The band started with a new song that was full of delayed guitars and washes of distortion - it was almost shoegaze, and showed that the band are still moving forwards (well, you'd hope they would be, as they've only just released their first EP). Combined with their final song (which I believe is called 'Poor Rich', and featured another fantastic chorus, with dueling horn parts and a pretty amazing chord progression to finish... probably the best JSS song yet), it showed that the best from the band is still to come. The set regulars were all delivered with an optimal mix of raw grit and tightness, and really, I think that it was pretty much the perfect John Steel Singers set.


Saturday, 18 August 2007

Cam's Gigs of the Week - August 18th

So, I'm really late with this one. It's a real shame, because there were some really good gigs over the last few nights. Examples?

  • The Narcotics launching their EP, 'A Town Called Bastard', with Rialto Decibel Choir and Rooftop Nightwatch at The Troubadour on Thursday.
  • The Pineapples From the Dawn of Time album (re)launch with The Jennys and The Wayne Keys Show at The Troubadour on Friday.
  • The Rational Academy and Beep Test at Ric's on Friday.
  • Turnpike and more at Fat Louie's on Friday.
  • 'Carpark Carnage' at The Jubilee on Friday, featuring The Dreamkillers, Disables, Blowhard, Scul Hazzards, etc.

So, to the bands playing these shows and to the readers who actually use this gig guide, I apologise.

Still, better late than never, right?

Saturday 18th:
Peter Loveday, The Dustbin Hoffmans, Peter Charles MacPherson, A Man Called Son @ The Troubadour - (seminal) Brisbane ex-pat comes back to play a show. Recommended gig.
SixFtHick @ Rics - yep.

Sunday 19th:
City On Film (USA), The Paper & The Plane, To The North, Let's Not (But Say We Did) @ The Troubadour - The street press says that it's The Rational Academy playing instead of To The North, but myspace and Yeow Meow disagrees.
'Bowerbird', featuring Yeow Meow, mapping.26.nappings.cats, Aoi @ The Substation (Paddington) - For those who are into things that are a little bit more 'experimental'.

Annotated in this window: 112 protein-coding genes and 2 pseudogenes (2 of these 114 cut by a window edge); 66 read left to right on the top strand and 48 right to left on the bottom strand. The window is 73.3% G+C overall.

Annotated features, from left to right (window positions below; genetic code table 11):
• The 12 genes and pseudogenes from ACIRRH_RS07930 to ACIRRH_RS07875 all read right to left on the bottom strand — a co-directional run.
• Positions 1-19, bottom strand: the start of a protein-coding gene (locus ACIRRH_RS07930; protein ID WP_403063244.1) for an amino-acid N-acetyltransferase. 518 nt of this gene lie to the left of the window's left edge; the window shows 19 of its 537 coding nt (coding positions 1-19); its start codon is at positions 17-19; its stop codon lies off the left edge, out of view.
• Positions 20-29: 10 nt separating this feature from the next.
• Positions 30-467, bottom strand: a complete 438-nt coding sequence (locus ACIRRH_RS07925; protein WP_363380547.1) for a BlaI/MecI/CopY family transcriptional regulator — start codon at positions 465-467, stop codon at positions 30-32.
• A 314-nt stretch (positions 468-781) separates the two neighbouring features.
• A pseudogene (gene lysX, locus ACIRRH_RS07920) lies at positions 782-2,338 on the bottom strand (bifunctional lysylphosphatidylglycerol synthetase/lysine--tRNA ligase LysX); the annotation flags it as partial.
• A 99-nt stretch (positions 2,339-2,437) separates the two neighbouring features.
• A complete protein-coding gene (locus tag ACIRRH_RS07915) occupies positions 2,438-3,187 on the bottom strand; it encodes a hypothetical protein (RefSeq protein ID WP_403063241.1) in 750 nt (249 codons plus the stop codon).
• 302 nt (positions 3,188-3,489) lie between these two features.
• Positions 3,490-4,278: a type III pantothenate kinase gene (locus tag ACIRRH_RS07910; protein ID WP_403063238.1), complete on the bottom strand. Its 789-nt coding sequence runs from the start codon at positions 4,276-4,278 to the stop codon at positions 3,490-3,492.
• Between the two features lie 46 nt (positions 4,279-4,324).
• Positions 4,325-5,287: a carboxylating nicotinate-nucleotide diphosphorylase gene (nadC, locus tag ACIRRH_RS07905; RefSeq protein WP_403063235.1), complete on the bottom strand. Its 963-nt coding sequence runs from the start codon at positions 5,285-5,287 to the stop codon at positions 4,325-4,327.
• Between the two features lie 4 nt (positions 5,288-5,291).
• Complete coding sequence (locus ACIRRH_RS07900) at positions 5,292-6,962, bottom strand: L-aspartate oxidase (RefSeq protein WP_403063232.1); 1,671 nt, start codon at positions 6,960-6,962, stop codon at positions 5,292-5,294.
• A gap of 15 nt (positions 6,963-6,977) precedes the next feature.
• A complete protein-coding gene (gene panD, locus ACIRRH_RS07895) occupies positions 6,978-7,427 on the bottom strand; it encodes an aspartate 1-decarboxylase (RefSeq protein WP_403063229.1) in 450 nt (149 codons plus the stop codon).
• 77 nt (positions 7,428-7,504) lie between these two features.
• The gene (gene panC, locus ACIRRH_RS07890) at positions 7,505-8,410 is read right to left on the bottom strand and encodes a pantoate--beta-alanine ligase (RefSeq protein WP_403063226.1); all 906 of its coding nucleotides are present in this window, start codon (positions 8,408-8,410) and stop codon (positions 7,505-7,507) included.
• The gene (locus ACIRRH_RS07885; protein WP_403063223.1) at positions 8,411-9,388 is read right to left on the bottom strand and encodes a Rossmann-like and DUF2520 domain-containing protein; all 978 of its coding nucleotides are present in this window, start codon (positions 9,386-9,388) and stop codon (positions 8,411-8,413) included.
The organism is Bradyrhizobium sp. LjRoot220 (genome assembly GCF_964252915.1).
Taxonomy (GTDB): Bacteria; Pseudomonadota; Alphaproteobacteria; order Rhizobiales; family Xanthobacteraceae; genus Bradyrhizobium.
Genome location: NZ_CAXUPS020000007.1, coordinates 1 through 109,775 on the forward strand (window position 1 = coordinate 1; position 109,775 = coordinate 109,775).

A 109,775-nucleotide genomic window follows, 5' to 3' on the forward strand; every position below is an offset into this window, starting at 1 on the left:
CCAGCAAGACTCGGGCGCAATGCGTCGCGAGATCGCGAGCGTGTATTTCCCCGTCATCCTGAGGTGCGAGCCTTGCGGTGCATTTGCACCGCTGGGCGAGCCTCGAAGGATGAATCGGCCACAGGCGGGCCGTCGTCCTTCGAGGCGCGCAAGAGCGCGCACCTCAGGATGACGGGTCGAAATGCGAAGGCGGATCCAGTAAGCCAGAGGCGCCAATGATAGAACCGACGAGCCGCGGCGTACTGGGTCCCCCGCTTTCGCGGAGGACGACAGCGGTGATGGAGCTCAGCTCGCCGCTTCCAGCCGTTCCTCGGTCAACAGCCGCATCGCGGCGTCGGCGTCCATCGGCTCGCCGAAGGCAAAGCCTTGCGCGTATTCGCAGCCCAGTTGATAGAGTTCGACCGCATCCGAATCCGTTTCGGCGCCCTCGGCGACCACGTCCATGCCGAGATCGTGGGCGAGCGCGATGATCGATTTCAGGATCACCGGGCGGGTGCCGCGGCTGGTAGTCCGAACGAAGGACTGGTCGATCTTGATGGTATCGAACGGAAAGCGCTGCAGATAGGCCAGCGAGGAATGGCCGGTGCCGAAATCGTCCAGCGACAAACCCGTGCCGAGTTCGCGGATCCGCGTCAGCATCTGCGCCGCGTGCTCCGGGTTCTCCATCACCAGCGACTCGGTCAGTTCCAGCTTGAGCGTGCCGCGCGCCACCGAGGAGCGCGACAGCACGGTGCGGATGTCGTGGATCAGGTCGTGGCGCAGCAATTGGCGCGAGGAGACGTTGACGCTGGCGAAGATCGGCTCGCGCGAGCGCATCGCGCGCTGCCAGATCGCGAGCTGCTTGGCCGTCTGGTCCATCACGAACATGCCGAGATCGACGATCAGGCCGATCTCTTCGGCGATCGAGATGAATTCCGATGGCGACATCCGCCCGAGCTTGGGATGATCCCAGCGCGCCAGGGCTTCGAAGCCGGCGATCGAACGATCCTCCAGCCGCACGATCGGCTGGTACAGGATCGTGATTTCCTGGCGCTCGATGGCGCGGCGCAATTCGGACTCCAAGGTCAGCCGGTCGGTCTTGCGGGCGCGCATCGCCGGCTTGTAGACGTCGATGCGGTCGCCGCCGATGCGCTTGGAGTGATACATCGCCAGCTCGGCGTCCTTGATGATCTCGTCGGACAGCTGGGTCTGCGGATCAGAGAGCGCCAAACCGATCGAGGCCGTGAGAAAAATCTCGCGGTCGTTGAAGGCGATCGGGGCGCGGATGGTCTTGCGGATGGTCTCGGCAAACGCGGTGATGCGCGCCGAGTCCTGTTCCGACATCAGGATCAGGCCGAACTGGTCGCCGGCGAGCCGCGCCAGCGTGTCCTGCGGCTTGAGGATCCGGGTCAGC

Tuesday, 14 August 2007

Shiver Like Timber, Joel Saunders, Rialto Decibel Choir, Night Crash @ Metro on Gipps (10.8.07)

Friday 10th saw a fundraiser for The Lifted Brow zine, featuring a few of my personal favourite local acts. Arriving at Metro on Gipps at about 9pm meant that I saw Harriet, the second of two Melbourne groups (the first being Rainbow Brite). They (or she) were fairly good, reminding me of Ambitious Lovers style folk mixed with the dramatic vocal style employed by Rialto Decibel Choir (who were playing later that evening).

First of the local bands were the inimitable Night Crash. This was the first full show I'd been able to see with their new bassist - I had caught them at Ric's a few months back but I only saw them play a single song as 3-piece before they reverted to their old 2-piece lineup for the rest of the show. On Friday the three members all played for the entirety of the set. The first song lead me to think that the new bassist (Luke, also from Shakes and Blank Page) would have a negligible impact on the band's sound, as he pretty much just strummed root notes while Dan riffed over the top. However, subsequent songs had much more involved bass parts, which (I'm happy to report) fit in perfectly with Dan's complex guitar playing and Leigh's insane drumming. The band played their usual Dan Caballero-esque hardcore-jazz-punk-math-rock as well as I'd ever seen them, with the Metro's boxey concrete walls not having a huge impact on their sound (although maybe that was because they set up on the floor in the middle of the venue and had the entire audience crowd around them, not giving the venue's poor acoustics a chance to adversely affect things). Their set was perhaps even more concise than usual, with it all being over within 15-20 minutes.